Lesley Stahl: Is it important to you that he condemn this action?
Alexey Navalny: So, I think it's extremely important that everyone, of course, including and maybe in the first of all, president of United States, to be very against using chemical weapons in the 21st Century.
But why would Putin want to poison Alexey Navalny? When we first met Navalny three years ago, he was running against Putin for president. He had made a name for himself by getting his hands on incriminating internal financial documents related to high-level officials and posting them on a blog.
Lesley Stahl in 2017 interview: Did these documents that you got prove corruption?
Alexey Navalny in 2017 interview: Absolutely. I work as a whistleblower. And I'm not afraid to announce the names.
He says he found that the Kremlin's inner circle was accumulating vast amounts of wealth and published pictures of multiple homes and yachts. He moved on to airing documentaries on YouTube, with video of the officials' lavish lifestyle.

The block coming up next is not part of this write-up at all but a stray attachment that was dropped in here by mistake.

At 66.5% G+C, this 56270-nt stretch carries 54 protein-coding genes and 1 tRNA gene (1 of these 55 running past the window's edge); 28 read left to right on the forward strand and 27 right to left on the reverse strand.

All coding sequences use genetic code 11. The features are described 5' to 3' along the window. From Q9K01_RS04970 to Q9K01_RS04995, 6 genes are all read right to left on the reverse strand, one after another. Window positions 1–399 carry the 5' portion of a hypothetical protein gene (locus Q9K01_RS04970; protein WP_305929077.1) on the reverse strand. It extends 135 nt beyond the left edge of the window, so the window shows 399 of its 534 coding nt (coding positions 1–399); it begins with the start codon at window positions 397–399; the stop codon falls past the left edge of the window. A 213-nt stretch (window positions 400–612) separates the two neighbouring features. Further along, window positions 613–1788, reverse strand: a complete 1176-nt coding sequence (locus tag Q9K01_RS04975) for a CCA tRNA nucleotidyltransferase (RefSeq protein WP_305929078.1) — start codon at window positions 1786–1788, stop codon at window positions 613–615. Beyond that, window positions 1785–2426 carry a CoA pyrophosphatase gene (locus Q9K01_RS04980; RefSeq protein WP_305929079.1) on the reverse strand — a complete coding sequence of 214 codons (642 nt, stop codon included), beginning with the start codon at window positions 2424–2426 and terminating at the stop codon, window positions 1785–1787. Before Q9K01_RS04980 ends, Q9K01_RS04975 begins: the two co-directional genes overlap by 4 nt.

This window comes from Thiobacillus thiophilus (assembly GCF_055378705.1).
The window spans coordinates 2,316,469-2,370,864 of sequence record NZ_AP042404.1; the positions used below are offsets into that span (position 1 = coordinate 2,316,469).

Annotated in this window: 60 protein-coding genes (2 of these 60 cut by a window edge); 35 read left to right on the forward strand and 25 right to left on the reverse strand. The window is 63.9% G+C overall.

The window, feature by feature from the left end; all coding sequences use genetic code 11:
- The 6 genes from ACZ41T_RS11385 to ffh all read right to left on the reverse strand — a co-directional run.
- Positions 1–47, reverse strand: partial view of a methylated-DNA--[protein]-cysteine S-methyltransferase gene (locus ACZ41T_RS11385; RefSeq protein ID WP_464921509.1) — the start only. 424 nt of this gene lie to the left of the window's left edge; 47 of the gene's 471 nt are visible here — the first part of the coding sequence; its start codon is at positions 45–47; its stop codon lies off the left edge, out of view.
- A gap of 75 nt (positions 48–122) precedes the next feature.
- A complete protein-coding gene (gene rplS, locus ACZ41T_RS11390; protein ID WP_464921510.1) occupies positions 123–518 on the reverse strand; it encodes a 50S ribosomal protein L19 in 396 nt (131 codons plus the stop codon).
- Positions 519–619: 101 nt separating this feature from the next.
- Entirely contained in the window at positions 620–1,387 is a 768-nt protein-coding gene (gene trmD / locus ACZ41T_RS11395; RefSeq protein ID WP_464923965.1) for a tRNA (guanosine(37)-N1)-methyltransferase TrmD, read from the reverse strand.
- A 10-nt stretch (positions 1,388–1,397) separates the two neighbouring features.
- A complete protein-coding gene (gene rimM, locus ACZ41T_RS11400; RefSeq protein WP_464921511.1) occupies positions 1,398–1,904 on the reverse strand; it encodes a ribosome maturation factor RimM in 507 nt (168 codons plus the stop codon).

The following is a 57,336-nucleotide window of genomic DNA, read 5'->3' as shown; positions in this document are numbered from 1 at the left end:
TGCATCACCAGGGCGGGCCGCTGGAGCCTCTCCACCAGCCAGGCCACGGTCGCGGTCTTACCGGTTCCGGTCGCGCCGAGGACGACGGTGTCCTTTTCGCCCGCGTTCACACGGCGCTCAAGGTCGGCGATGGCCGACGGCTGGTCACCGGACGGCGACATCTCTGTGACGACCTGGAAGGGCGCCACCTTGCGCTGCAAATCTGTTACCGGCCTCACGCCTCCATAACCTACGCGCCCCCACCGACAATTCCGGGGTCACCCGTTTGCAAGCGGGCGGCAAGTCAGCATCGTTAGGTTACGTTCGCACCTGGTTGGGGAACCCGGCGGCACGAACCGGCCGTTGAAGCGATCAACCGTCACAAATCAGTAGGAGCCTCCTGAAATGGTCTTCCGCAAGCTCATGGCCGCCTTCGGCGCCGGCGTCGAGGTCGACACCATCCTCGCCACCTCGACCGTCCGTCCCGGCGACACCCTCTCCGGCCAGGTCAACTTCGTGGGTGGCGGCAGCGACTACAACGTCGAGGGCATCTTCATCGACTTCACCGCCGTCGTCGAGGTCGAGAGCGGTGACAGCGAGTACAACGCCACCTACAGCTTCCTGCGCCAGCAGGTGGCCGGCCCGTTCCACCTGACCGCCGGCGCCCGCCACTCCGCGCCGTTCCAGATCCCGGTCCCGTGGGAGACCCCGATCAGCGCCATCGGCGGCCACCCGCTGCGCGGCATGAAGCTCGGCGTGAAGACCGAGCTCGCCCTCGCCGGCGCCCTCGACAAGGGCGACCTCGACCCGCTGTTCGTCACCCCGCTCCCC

Alexey Navalny: And it's-- it's something very special about Mr. Putin, that he's crazy about money. Personal money, about his family being rich. His friends, like, all his people who-- was-- served hi-- with him-- with him in the KGB, all of them, they are billionaires. That's why fighting corruption means for him that he's fighting me.
Lesley Stahl: You know, I'm smiling because here you are. You have survived the most potent nerve agent there is, and you are as fiery and worked up about your-- about Putin and what's going on in this country as you were when I met you a couple years ago.
Alexey Navalny: Well, I'm glad. (LAUGH) I'm glad that I survived.